Ralph Nader & the plutocrats
I’ve long been struck by Ralph Nader’s imperious view of politics—his preference for progressive change via litigation, not legislation, and a career (during which he accomplished many very good things, don’t get me wrong) capped by a few celebrity presidential campaigns in which he never made any effort to build a movement out of the crowds and publicity they generated. So now he’s out with a “novel” that apparently argues that a small posse of enlightened plutocrats will save us. Citizens’ groups aren’t up to the task, Ralph tells Amy Goodman. Only enlightened businesspeople, working from inside (with the assistance of a perky parrot), can:
When you read this book, you’ll not only get a lift in terms of the feasibility of change, if we only change the predicates and stop trying to go after trillion-dollar industries with a few million dollars of citizen group budgets, and you not only get a lift, but you can see, step by step, the strategy, the tactics—how they set up a People’s Chamber of Commerce with tens of thousands of progressive small businesses around the country; how they set up a sub-economy, where they bought all kinds of businesses and got inside the corporate beast, because they own these companies; how they developed mass media; how they got people’s attention through the use of, for example, this parrot, Patriotic Polly, which got on TV early in 2000 and got millions of emails when it kept saying, “Get up! Don’t let America down! Get up! Don’t let America down!”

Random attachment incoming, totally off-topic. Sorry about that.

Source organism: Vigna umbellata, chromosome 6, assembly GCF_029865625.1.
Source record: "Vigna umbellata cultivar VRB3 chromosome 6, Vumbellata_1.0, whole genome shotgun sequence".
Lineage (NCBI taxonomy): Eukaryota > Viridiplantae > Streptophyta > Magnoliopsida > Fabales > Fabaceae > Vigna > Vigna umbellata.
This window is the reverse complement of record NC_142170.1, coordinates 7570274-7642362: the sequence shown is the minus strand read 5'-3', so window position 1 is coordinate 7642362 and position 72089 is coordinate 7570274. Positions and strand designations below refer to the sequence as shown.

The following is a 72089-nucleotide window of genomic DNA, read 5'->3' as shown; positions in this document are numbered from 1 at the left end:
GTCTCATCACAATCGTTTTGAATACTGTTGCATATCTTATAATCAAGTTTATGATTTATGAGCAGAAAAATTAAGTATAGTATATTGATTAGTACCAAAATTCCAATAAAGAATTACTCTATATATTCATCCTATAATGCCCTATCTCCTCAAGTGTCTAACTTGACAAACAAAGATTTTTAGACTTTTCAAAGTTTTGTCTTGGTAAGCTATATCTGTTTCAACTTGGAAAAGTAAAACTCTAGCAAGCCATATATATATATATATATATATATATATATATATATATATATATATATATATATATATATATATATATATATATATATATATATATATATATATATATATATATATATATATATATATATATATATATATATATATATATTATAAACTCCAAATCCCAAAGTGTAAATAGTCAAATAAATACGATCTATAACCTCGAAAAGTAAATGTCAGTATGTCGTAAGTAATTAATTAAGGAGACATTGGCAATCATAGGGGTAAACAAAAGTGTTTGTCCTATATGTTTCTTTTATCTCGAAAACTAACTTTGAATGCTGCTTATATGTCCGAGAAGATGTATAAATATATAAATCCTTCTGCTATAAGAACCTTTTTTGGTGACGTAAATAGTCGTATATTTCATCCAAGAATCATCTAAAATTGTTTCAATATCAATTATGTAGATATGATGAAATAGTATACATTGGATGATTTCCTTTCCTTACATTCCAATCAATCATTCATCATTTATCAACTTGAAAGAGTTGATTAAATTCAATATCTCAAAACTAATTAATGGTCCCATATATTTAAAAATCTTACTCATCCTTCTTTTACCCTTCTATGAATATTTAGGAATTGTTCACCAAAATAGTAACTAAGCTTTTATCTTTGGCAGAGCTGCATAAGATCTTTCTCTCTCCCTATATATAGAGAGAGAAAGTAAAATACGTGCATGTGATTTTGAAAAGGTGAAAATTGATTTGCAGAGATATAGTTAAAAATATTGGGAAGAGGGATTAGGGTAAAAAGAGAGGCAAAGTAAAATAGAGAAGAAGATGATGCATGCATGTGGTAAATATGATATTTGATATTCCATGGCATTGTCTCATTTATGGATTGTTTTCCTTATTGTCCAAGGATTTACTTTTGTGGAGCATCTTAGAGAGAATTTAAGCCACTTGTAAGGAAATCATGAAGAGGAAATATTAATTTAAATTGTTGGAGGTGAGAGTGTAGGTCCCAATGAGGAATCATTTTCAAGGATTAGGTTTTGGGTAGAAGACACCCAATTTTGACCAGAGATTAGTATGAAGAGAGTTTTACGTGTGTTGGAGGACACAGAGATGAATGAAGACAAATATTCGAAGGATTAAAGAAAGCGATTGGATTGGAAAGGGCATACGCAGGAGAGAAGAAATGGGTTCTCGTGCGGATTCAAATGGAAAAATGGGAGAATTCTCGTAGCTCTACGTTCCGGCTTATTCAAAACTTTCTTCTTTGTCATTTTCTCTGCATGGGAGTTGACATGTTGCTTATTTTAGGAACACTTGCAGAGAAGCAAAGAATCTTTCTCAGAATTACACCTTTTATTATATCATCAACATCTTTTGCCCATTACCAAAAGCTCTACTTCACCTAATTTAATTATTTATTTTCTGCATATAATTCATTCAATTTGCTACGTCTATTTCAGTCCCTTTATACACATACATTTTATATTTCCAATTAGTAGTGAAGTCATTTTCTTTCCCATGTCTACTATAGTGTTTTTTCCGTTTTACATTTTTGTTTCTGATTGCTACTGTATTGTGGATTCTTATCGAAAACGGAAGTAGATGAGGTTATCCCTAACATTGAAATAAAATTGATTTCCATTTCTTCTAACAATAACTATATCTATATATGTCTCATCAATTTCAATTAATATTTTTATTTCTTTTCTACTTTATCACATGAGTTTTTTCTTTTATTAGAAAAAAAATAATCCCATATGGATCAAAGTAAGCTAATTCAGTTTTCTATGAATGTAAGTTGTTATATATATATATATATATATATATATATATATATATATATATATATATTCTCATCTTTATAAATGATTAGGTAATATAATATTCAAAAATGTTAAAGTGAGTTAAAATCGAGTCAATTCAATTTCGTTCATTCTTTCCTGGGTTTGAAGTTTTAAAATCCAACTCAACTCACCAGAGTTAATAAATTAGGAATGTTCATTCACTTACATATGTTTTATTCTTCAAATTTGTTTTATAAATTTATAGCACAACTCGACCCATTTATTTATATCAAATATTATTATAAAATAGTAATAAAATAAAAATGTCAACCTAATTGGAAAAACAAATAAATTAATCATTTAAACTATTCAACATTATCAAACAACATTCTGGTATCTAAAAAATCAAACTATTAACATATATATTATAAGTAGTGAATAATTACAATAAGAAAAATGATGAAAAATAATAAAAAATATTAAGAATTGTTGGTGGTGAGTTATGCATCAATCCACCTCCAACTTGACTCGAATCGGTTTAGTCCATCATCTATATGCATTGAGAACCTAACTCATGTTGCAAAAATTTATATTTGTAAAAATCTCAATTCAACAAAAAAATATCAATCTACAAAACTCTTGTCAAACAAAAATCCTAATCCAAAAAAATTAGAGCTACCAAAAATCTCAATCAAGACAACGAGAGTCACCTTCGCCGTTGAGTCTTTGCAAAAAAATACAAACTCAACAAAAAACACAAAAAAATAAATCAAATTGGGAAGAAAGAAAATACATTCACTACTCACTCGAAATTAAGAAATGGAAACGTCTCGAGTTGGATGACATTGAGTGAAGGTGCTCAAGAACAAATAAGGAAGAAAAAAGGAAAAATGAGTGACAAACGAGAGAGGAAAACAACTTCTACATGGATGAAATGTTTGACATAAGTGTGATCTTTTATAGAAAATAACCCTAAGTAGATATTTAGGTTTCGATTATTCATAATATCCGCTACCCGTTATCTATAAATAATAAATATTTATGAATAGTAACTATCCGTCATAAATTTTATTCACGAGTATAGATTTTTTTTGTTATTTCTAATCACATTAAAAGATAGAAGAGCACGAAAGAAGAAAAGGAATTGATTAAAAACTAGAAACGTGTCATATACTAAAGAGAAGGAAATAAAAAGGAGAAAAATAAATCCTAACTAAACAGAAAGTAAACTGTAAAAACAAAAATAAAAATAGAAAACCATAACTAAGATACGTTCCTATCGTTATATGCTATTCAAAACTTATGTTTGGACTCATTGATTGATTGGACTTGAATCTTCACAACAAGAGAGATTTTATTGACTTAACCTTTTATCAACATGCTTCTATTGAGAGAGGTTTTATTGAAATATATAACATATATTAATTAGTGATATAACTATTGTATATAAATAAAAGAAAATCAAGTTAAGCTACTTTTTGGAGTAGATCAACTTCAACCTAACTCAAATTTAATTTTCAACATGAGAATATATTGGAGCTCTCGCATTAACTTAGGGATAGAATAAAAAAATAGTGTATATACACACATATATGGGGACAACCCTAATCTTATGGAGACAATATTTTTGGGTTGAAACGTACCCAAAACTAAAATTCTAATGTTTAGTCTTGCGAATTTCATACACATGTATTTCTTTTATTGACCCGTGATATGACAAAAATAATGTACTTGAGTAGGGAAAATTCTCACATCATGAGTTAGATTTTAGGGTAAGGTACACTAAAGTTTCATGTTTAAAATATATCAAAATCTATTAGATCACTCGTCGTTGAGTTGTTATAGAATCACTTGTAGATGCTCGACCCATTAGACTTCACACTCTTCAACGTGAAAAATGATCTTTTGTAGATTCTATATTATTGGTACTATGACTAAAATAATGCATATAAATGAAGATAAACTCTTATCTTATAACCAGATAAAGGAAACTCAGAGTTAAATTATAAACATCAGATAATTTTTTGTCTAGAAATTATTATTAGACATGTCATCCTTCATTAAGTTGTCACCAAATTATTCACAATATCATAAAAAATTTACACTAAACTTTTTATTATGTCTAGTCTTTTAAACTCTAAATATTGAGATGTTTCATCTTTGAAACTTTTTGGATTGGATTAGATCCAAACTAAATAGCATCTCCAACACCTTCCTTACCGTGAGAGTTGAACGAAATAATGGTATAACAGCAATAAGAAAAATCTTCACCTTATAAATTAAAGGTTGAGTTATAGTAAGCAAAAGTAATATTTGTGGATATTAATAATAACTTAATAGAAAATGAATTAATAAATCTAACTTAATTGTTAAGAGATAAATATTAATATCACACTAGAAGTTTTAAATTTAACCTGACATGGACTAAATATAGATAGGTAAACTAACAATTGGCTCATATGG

So the problem isn’t private ownership and a competitive system driven by profit maximization—it’s simply scale (small good, big bad) and temperament (replace the evil bizpeople with the good ones). He seems to have no idea that competition and profit maximization make people, who may be perfectly warm and lovely in their private lives, do monstrous things. I once heard a very similar line from Ben “Ben & Jerry’s” Cohen, who couldn’t understand how CEOs could both go to church and be nice to their families and then go to work and exploit and pollute.
Of course, as Liza Featherstone pointed out long ago, when faced with a union organizing campaign in crunchy Vermont, B&J fought it as roughly as any thuggish Southern mill owner would. “It’s business, man!,” as Liza’s title explained. Oh, and Ralph did pretty much the same thing when faced with organizing campaigns in a couple of his own shops, Multinational Monitor and Public Citizen. He fired the troublemaking editor of MM, Tim Shorrock, and spread nasty rumors about him, which led Shorrock to this conclusion about Nader:
Ralph Nader may look like a democrat, smell like a populist, and sound like a socialist – but deep down he’s a frightened, petit bourgeois moralizer without a political compass, more concerned with his image than the movement he claims to lead: in short, an opportunist, a liberal hack. And a scab.
And now he’s fully out of the closet as an admirer of the nice sort of plutocrat.